The Australian Nuclear Science & Technology Organisation (ANSTO) has welcomed a federal government funding allocation intended to support nuclear medicine development. During a visit to ANSTO’s Lucas Heights campus near Sidney, Minister for Industry & Science Ed Husic outlined plans for a new Nuclear Medicine Facility to replace ANSTO’s ageing Nuclear Medicine Processing & Distribution Facility, which was built in 1959 as a research laboratory, also known as Building 23.
Since the late 1970s, ANSTO has produced a range of nuclear medicines and currently supplies around 75-80% of the nuclear medicine used in Australia. This includes production of molybdenum-99 (Mo-99), which is dispatched into ANSTO’s Gentech Generators, where it decays to become technetium-99 (Tc-99m), the most widely-used radioisotope in nuclear medicine.
ANSTO’s Lucas Heights nuclear medicine precinct hosts three key facilities: the OPAL multipurpose research reactor, the Molybdenum-99 Manufacturing Facility, and the Nuclear Medicine Processing & Distribution Facility. In January 2007, following nearly 50 years of operation, HIFAR was shut down. Four months later, the $300m OPAL reactor was officially opened by then prime minister John Howard. Radioisotopes are produced by the reactor through a fission process. OPAL is estimated to have a 60-plus years design life.
Among the radioisotopes produced is Mo-99. The irradiated target plates are then sent to the nearby and newly constructed Mo-99 Manufacturing facility, Building 88, where they are dissolved in shielded hot cells. This work was previously conducted in the older Building 54 which closed in 2019. Once the Mo-99 has been extracted and purified in Building 88, it goes to Building 23 where it is dispensed into the Gentech Generators.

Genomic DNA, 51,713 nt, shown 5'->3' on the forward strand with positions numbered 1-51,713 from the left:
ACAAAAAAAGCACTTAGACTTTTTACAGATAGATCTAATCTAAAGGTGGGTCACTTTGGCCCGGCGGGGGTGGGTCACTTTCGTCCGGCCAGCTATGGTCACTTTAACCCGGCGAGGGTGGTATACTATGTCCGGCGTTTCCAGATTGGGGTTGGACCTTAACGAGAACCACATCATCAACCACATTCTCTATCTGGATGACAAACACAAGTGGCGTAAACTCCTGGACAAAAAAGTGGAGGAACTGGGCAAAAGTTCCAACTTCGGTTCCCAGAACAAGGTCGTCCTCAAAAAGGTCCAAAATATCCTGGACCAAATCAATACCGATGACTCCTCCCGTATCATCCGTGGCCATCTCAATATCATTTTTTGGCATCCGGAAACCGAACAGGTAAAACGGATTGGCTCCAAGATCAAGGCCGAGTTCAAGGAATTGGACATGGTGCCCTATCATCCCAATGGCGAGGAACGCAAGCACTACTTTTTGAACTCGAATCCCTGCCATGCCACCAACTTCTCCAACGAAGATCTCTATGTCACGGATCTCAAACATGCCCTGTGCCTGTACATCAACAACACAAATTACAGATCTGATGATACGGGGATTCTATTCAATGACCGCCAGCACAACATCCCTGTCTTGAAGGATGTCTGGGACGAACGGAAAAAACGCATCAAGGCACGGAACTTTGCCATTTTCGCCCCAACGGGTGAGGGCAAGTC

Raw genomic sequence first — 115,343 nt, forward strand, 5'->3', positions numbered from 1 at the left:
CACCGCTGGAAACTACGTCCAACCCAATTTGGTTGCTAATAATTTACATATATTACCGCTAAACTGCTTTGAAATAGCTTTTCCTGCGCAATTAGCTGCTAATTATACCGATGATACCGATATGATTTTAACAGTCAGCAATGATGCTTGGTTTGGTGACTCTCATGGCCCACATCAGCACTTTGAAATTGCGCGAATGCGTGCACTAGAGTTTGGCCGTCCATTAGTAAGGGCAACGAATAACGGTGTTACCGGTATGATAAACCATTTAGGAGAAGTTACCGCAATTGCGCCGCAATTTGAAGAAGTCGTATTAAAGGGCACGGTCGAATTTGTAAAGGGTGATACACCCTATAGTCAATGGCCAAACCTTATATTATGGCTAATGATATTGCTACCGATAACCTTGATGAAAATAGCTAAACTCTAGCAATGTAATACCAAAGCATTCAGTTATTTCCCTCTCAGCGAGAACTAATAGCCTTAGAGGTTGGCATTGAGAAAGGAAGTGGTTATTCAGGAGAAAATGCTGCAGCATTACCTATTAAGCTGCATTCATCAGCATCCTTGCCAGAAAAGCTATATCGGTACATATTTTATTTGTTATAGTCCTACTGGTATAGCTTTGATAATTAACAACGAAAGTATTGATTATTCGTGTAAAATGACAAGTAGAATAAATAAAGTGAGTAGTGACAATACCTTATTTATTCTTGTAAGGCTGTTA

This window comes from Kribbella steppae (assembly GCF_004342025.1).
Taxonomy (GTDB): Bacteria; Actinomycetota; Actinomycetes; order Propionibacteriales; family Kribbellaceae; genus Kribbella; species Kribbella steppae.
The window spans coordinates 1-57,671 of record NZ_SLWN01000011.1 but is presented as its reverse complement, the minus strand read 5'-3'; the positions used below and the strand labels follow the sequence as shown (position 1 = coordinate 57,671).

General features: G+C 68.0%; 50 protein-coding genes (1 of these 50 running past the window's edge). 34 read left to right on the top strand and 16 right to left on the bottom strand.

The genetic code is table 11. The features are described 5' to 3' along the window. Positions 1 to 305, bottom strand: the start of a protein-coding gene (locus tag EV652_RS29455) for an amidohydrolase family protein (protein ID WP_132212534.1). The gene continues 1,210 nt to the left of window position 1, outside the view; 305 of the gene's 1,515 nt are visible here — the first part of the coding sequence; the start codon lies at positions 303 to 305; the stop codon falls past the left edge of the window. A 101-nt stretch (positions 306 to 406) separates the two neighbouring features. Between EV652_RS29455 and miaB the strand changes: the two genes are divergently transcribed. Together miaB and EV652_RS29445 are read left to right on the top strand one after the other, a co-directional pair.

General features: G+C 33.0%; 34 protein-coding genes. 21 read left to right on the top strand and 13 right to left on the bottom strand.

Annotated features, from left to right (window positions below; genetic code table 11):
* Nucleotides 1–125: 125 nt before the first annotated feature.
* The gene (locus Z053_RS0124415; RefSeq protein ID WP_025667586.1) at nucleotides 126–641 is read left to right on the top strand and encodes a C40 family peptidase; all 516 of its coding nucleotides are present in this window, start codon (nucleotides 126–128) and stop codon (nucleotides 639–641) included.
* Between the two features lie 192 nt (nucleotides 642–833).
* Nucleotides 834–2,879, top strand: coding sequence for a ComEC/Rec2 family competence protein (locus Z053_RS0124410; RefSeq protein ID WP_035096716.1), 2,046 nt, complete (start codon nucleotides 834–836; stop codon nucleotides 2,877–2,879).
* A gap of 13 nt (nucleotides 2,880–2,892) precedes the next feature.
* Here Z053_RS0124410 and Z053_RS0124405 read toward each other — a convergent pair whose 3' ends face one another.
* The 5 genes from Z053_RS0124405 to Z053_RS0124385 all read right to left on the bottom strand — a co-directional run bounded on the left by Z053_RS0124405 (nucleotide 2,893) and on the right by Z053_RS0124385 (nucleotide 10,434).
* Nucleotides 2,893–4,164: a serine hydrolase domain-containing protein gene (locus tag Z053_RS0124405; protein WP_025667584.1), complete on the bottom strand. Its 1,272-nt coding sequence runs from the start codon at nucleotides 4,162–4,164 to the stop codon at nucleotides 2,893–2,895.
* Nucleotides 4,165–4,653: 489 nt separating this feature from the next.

In recent years, Building 23 has been the focus of safety concerns and technical problems. In 2017 a technician dropped a vial containing radioactive material. His hands were contaminated through two pairs of gloves, exposing him to health risks. Three less-serious incidents followed a 2018 independent report found the precinct failed to meet modern nuclear safety standards. In 2019, a mechanical failure at Building 23 led to a major disruption of domestic supply of Mo-99.
According to the 2018 report a key cause of the problems was federal government budget restrictions that had delayed plans to decommission and replace Building 23. However, funds for the upgrade may now be forthcoming. According to the latest federal budget, the government announced “funding over 10 years from 2023-24 to construct a new nuclear medicine manufacturing building, as well as ongoing maintenance of the current ageing facility”. The budget did not disclose how much funding had been allocated, citing “commercial sensitivities”. Construction of the new facility is expected to take more than 10 years.
Industry Minister Husic said he could not discuss the project's cost as it had been put out for commercial tender. "We're not building something that's just a shed in the middle of a paddock, so people can appreciate that it's going to be a bit complex," he told Sydney radio 2GB. The former coalition government in 2021 announced AUD30m ($12.8m) in funding to upgrade the Building 23 site but the sum involved is expected to be more than this.
Image: Artist's impression of the new facility at ANSTO's Lucas Heights campus (courtesy of ANSTO)